Bear Creek Park Train's Dave Penn passes away
The staff at the popular Bear Creek Park Train will chug along heavy-hearted after the loss of their chief engineer Dave Penn.
A father of eight – and grandfather to 34 – Penn died from leukemia this past Father's Day (June17) at the age of 66.
"It was expected – he had been in hospice for three weeks," said Penn's wife Linda.
The accidental miniature train engineer fell into the amusement park business by chance in 1996. Dave had been involved in the "City of Lights" Christmas display at Softball City. He set up a similar festive scene at Bear Creek Park in 1995 for a British expat who had brought over a couple of mini locomotives to Surrey.
Less than a year later, that man went back to England, leaving Dave and Linda, who were now partners in the Bear Creek Park Train, with a $130,000 business loan.
"We of course had to work that [loan] off, to pay it back," said Linda. "Neither of us had any train experience. [Dave] was in real estate and I was a flight attendant."
But Dave embraced this new adventure, and retired from real estate early.
"He loved [the trains] because it gave him the creative outlet he wanted," said Linda. "He was such a fixture there and everybody knew him in the park."
There were 100,000 visitors to the Bear Creek Park Train in its inaugural year. Attendance continued to gain momentum in the year to follow.
Taking a ride on locomotives Eddy the Engine and Chough through the forested park at Christmas time and Halloween has been a long-standing tradition for many Surrey families. The latter holiday was Dave's favourite time of year.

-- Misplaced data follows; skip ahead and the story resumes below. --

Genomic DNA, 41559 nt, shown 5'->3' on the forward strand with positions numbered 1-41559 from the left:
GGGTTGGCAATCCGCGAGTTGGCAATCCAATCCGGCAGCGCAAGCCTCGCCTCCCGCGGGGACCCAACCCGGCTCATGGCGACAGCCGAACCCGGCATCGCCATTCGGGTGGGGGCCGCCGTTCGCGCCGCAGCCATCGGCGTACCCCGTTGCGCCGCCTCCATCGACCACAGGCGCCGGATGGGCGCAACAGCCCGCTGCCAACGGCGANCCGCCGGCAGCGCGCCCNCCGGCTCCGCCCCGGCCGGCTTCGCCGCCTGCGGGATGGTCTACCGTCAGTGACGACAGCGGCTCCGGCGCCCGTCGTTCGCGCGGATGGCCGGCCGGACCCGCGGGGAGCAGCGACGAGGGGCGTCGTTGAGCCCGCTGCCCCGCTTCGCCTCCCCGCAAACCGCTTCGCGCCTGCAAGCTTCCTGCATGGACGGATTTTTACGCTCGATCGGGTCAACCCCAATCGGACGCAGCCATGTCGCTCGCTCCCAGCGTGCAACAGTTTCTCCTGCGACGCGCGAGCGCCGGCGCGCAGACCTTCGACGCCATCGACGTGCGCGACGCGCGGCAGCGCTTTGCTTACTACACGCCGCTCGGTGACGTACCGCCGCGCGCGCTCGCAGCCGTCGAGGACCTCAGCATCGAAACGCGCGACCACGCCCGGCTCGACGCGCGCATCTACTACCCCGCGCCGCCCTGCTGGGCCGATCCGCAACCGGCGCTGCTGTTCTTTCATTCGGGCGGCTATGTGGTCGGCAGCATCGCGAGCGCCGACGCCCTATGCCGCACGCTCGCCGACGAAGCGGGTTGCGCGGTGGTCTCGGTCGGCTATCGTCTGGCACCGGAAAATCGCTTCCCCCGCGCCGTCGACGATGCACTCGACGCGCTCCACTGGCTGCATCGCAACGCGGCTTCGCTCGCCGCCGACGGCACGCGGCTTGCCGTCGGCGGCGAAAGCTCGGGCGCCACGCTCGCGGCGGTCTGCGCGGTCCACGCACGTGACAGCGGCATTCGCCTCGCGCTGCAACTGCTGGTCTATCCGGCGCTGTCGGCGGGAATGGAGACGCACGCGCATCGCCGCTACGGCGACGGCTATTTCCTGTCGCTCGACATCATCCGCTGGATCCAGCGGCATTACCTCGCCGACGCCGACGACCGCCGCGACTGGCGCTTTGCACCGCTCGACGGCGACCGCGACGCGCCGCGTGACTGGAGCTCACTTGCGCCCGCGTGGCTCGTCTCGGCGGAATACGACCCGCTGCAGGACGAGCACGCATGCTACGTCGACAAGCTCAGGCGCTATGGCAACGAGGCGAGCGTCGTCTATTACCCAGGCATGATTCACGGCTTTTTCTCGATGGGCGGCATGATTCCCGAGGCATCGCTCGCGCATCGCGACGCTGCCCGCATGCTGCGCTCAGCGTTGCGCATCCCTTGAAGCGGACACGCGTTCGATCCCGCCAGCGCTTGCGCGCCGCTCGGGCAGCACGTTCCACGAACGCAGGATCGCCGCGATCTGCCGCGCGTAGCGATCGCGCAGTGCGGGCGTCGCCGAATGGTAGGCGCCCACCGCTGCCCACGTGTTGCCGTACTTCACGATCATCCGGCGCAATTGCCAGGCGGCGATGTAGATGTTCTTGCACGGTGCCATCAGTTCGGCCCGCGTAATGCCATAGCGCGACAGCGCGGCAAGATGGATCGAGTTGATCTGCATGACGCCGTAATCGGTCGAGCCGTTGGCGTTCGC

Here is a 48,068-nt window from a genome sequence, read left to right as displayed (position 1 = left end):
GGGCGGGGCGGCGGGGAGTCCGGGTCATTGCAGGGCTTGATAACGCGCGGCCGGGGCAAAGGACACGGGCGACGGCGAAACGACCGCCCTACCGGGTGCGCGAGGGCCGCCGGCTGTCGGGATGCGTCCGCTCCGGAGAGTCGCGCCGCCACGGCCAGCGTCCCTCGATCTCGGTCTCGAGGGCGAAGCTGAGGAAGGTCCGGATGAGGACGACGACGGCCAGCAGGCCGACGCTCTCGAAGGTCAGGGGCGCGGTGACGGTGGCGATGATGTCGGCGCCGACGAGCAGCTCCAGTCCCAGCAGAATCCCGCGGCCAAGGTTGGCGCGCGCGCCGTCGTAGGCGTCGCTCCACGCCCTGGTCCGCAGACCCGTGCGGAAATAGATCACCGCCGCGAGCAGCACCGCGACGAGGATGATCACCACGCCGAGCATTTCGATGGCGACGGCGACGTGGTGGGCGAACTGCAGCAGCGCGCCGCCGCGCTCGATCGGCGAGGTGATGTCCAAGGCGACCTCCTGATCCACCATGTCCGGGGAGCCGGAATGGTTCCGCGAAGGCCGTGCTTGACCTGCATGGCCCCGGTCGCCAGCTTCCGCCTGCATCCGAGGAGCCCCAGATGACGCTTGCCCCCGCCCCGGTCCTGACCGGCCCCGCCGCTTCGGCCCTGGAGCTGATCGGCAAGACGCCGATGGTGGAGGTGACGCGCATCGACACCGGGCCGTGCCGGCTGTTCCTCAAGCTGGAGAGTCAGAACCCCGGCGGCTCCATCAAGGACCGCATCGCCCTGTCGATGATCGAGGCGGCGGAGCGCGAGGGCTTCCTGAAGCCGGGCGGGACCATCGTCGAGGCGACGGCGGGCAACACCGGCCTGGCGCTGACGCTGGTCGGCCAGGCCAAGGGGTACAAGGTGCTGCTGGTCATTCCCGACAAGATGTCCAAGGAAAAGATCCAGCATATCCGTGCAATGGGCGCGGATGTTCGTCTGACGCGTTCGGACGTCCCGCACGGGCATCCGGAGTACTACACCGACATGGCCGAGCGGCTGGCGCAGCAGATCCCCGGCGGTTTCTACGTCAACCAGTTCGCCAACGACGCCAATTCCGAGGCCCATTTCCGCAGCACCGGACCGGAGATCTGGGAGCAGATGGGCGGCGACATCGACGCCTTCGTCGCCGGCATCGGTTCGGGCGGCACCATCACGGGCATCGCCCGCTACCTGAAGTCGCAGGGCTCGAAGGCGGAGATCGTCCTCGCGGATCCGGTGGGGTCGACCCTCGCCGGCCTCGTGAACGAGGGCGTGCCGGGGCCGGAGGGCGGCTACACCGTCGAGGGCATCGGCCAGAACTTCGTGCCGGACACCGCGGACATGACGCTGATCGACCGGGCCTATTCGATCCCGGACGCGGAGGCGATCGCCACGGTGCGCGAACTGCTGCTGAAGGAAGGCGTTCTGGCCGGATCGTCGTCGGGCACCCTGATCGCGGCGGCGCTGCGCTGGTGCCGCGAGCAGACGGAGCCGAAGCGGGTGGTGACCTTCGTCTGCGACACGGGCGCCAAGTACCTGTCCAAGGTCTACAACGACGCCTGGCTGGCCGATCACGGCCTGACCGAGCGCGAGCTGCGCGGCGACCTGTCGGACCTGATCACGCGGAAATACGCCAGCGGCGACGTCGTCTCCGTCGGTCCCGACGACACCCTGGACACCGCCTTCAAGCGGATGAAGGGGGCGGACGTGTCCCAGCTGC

"He thought it was fun to scare people," explained Linda. "We had a pact: I'd go to a scary movie with him if he went to a chick flick with me."
Dave's passing leaves a huge void in the labour-intensive Bear Creek Park Train operation. Linda has taken over the reins for now, but says the attraction is facing an uncertain future. Train and railway maintenance are chief among her concerns.
"We did ask the city if they would be interested in purchasing the train last year, but unfortunately they said they were not interested," said Linda.
The train's operating contract with Surrey is also up for renewal next year – a dilemma Linda struggles with.
"Like I said, I'm concerned about the maintenance aspect. If somebody was interested, I'd always be open to options. I would like to see [the train] continue – it brings so much joy to so many children. It's been quite the contribution to the community," said Linda.
In addition to lighting up the lives of young children at the train station, Dave was also a perennial volunteer in the community, lending his time to the Surrey Rehabilitation Society, Kwantlen Polytechnic University and as past president of the Surrey Board of Trade.
Funeral services will be held at The Church of Jesus Christ of Latter-day Saints at 10122 140 St. on Saturday, June 23rd at 4 p.m.